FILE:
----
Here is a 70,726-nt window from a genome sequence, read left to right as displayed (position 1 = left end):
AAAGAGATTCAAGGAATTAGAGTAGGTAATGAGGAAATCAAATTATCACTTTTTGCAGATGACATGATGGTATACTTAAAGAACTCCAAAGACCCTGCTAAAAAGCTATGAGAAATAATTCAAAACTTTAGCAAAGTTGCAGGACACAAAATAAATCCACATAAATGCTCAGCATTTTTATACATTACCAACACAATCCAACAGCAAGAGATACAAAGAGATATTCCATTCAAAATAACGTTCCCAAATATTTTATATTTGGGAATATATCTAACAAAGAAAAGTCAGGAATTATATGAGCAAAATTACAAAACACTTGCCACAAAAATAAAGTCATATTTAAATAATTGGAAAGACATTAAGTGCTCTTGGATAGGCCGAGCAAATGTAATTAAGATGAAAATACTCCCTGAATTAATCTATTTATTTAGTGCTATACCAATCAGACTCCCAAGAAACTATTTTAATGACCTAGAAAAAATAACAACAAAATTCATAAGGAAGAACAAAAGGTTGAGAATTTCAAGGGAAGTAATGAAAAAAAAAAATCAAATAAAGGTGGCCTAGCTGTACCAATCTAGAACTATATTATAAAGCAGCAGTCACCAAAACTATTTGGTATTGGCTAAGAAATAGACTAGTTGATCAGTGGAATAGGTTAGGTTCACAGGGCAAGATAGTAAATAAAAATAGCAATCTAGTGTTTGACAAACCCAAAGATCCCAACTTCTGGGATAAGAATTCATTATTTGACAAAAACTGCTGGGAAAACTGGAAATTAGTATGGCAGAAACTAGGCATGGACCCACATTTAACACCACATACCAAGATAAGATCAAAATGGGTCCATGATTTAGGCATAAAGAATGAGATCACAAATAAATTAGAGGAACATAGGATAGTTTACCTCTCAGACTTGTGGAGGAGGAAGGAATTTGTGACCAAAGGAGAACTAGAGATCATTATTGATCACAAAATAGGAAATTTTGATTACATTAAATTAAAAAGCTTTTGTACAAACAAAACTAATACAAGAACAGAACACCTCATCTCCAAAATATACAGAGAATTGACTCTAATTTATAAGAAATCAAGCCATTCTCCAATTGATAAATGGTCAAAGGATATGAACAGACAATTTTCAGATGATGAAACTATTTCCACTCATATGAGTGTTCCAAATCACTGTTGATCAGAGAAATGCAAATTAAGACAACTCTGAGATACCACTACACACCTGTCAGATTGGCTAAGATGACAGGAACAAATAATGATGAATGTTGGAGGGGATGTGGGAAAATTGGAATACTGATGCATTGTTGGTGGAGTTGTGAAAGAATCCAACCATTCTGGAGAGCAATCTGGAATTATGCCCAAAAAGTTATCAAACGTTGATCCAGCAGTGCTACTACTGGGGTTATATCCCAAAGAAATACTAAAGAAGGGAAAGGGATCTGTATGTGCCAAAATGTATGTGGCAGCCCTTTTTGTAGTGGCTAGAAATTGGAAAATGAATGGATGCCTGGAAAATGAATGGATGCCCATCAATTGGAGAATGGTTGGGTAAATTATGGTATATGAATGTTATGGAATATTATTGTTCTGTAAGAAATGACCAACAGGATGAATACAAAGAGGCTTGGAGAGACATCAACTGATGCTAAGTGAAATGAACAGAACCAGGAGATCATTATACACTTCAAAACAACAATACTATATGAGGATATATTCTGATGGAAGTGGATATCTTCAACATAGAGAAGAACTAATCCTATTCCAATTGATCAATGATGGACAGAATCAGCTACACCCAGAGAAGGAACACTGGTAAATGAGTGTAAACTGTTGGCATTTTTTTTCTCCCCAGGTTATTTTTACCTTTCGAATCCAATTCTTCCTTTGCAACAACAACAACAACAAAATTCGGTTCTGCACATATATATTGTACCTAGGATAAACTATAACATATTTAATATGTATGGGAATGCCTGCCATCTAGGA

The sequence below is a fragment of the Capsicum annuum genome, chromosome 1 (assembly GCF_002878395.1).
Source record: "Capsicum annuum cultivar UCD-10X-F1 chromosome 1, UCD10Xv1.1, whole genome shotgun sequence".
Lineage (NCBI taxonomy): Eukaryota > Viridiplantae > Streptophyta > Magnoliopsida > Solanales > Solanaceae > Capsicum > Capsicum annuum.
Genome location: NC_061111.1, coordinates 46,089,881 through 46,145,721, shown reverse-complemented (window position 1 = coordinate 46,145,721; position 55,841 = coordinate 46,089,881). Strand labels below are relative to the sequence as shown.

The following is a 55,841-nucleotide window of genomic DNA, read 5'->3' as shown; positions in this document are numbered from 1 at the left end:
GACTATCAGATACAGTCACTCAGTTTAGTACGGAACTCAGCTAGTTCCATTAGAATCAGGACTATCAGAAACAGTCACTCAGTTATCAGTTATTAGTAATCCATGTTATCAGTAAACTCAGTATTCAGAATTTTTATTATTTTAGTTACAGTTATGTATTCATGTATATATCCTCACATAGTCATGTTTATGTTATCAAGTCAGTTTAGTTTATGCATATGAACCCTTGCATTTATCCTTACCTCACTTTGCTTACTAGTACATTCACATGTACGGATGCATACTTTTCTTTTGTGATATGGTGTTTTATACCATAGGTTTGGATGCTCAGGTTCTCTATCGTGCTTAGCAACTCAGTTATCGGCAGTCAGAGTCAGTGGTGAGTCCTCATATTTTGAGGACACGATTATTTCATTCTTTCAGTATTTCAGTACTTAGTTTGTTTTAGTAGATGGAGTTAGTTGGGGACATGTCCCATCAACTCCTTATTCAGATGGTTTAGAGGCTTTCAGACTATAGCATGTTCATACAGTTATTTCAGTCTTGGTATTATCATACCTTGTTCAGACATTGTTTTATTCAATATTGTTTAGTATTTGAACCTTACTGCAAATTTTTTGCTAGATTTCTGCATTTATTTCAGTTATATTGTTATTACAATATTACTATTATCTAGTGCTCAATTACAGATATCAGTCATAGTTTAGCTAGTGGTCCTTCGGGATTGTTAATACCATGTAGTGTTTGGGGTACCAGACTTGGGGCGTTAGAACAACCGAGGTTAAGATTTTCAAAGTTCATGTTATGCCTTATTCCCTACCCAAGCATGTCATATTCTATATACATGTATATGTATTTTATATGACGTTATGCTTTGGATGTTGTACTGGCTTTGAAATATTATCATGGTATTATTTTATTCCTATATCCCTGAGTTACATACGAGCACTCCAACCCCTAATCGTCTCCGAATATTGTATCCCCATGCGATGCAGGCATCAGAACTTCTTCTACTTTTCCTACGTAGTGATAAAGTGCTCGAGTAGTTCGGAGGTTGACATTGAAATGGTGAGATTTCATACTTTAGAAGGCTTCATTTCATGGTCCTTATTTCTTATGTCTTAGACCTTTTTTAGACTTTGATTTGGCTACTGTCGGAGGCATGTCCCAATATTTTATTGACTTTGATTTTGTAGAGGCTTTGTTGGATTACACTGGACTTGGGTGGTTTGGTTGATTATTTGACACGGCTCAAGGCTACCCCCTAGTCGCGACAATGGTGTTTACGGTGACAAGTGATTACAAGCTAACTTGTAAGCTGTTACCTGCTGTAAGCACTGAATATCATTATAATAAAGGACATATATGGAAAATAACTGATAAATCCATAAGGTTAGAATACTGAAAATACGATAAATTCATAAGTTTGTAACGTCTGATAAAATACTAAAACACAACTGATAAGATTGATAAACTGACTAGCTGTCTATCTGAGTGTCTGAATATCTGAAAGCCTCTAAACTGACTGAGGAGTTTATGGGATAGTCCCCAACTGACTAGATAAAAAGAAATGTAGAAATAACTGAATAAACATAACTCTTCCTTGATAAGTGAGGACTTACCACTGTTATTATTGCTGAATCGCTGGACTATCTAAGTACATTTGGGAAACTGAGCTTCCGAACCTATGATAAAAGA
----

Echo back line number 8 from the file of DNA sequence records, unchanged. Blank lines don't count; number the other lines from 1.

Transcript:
GACTATCAGATACAGTCACTCAGTTTAGTACGGAACTCAGCTAGTTCCATTAGAATCAGGACTATCAGAAACAGTCACTCAGTTATCAGTTATTAGTAATCCATGTTATCAGTAAACTCAGTATTCAGAATTTTTATTATTTTAGTTACAGTTATGTATTCATGTATATATCCTCACATAGTCATGTTTATGTTATCAAGTCAGTTTAGTTTATGCATATGAACCCTTGCATTTATCCTTACCTCACTTTGCTTACTAGTACATTCACATGTACGGATGCATACTTTTCTTTTGTGATATGGTGTTTTATACCATAGGTTTGGATGCTCAGGTTCTCTATCGTGCTTAGCAACTCAGTTATCGGCAGTCAGAGTCAGTGGTGAGTCCTCATATTTTGAGGACACGATTATTTCATTCTTTCAGTATTTCAGTACTTAGTTTGTTTTAGTAGATGGAGTTAGTTGGGGACATGTCCCATCAACTCCTTATTCAGATGGTTTAGAGGCTTTCAGACTATAGCATGTTCATACAGTTATTTCAGTCTTGGTATTATCATACCTTGTTCAGACATTGTTTTATTCAATATTGTTTAGTATTTGAACCTTACTGCAAATTTTTTGCTAGATTTCTGCATTTATTTCAGTTATATTGTTATTACAATATTACTATTATCTAGTGCTCAATTACAGATATCAGTCATAGTTTAGCTAGTGGTCCTTCGGGATTGTTAATACCATGTAGTGTTTGGGGTACCAGACTTGGGGCGTTAGAACAACCGAGGTTAAGATTTTCAAAGTTCATGTTATGCCTTATTCCCTACCCAAGCATGTCATATTCTATATACATGTATATGTATTTTATATGACGTTATGCTTTGGATGTTGTACTGGCTTTGAAATATTATCATGGTATTATTTTATTCCTATATCCCTGAGTTACATACGAGCACTCCAACCCCTAATCGTCTCCGAATATTGTATCCCCATGCGATGCAGGCATCAGAACTTCTTCTACTTTTCCTACGTAGTGATAAAGTGCTCGAGTAGTTCGGAGGTTGACATTGAAATGGTGAGATTTCATACTTTAGAAGGCTTCATTTCATGGTCCTTATTTCTTATGTCTTAGACCTTTTTTAGACTTTGATTTGGCTACTGTCGGAGGCATGTCCCAATATTTTATTGACTTTGATTTTGTAGAGGCTTTGTTGGATTACACTGGACTTGGGTGGTTTGGTTGATTATTTGACACGGCTCAAGGCTACCCCCTAGTCGCGACAATGGTGTTTACGGTGACAAGTGATTACAAGCTAACTTGTAAGCTGTTACCTGCTGTAAGCACTGAATATCATTATAATAAAGGACATATATGGAAAATAACTGATAAATCCATAAGGTTAGAATACTGAAAATACGATAAATTCATAAGTTTGTAACGTCTGATAAAATACTAAAACACAACTGATAAGATTGATAAACTGACTAGCTGTCTATCTGAGTGTCTGAATATCTGAAAGCCTCTAAACTGACTGAGGAGTTTATGGGATAGTCCCCAACTGACTAGATAAAAAGAAATGTAGAAATAACTGAATAAACATAACTCTTCCTTGATAAGTGAGGACTTACCACTGTTATTATTGCTGAATCGCTGGACTATCTAAGTACATTTGGGAAACTGAGCTTCCGAACCTATGATAAAAGA